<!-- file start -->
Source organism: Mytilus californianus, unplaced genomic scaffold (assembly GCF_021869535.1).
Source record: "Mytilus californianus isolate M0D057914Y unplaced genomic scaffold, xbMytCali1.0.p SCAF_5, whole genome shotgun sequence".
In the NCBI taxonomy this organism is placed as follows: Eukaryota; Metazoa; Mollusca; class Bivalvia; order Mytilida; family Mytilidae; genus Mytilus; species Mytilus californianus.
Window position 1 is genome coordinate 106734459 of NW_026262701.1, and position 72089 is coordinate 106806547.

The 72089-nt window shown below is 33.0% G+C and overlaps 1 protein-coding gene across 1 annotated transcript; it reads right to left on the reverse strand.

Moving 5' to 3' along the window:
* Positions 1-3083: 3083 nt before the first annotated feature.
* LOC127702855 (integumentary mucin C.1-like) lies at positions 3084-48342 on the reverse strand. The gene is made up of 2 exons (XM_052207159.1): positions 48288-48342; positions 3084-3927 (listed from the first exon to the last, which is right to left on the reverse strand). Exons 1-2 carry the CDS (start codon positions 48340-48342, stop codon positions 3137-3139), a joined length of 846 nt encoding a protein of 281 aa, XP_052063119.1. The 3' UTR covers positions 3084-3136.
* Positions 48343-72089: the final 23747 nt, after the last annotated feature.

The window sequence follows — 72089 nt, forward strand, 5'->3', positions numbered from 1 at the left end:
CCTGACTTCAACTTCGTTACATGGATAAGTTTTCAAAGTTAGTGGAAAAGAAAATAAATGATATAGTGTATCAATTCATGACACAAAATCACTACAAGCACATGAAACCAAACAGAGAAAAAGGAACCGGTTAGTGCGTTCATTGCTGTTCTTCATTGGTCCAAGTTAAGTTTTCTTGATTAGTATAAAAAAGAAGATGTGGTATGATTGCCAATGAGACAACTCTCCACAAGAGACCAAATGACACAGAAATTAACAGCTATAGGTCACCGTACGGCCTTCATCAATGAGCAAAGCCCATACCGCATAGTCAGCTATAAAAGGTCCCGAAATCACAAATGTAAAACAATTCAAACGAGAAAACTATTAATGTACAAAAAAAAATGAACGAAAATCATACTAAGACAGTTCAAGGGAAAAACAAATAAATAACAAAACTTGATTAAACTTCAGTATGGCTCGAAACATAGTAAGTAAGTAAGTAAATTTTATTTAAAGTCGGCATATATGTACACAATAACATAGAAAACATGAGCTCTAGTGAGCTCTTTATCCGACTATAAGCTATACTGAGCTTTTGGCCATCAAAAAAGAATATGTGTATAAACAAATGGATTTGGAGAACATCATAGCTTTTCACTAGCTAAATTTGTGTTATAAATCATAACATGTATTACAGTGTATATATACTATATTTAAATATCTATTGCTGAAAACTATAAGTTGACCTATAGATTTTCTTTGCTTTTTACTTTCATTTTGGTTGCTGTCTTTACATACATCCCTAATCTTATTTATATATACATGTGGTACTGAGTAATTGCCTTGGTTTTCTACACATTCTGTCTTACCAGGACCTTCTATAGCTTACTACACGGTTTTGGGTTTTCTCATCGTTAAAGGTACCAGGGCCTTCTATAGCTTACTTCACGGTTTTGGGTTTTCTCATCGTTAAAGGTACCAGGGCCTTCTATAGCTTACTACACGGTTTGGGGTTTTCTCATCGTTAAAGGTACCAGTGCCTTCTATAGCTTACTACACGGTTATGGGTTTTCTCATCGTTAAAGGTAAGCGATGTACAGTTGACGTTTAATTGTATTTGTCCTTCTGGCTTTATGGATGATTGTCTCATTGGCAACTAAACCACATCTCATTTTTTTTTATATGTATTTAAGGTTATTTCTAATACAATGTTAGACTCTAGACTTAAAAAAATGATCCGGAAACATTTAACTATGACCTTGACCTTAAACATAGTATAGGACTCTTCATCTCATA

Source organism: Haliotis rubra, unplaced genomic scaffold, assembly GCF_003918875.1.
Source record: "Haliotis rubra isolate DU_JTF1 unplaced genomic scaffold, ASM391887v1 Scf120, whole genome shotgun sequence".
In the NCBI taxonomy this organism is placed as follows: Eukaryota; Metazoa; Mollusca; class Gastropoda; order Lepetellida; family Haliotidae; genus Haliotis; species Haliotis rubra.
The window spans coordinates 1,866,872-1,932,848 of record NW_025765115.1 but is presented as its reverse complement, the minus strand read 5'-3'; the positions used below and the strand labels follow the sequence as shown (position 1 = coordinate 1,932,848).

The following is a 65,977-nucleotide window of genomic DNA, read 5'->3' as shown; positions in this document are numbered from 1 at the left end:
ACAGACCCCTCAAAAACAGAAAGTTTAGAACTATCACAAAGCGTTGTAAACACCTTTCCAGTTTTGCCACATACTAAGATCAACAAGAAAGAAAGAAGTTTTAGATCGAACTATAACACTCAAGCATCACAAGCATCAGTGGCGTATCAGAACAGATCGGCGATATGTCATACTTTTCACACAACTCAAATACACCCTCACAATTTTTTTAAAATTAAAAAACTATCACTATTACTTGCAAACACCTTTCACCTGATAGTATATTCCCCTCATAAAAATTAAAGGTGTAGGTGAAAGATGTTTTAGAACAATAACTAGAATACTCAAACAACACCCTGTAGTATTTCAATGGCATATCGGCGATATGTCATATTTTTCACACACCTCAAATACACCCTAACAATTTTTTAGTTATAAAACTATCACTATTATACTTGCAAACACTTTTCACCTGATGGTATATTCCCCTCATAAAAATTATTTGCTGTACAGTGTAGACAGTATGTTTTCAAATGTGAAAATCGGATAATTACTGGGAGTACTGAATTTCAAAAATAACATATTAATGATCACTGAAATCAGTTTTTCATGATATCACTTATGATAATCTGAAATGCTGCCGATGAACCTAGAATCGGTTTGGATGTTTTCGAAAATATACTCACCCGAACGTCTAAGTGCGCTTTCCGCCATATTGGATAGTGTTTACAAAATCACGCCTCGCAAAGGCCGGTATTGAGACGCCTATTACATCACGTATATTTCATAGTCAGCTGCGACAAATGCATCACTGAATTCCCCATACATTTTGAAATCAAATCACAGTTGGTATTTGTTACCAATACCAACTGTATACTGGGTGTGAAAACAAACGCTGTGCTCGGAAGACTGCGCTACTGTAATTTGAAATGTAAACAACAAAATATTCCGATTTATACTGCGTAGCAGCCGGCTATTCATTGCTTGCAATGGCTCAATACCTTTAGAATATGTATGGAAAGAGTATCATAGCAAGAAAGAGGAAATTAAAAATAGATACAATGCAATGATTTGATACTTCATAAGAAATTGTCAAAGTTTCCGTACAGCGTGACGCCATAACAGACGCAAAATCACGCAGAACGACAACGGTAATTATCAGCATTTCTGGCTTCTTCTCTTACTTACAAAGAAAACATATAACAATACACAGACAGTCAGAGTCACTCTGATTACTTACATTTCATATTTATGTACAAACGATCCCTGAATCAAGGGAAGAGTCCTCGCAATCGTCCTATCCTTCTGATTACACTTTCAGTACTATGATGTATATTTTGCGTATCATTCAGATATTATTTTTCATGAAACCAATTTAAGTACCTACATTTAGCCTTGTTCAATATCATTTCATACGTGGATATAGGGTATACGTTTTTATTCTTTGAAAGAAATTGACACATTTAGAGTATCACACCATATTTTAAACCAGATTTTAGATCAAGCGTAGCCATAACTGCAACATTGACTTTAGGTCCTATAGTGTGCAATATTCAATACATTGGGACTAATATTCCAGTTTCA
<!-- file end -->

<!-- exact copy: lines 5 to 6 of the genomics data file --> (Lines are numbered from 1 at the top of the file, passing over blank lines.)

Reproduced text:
The 72089-nt window shown below is 33.0% G+C and overlaps 1 protein-coding gene across 1 annotated transcript; it reads right to left on the reverse strand.

Moving 5' to 3' along the window: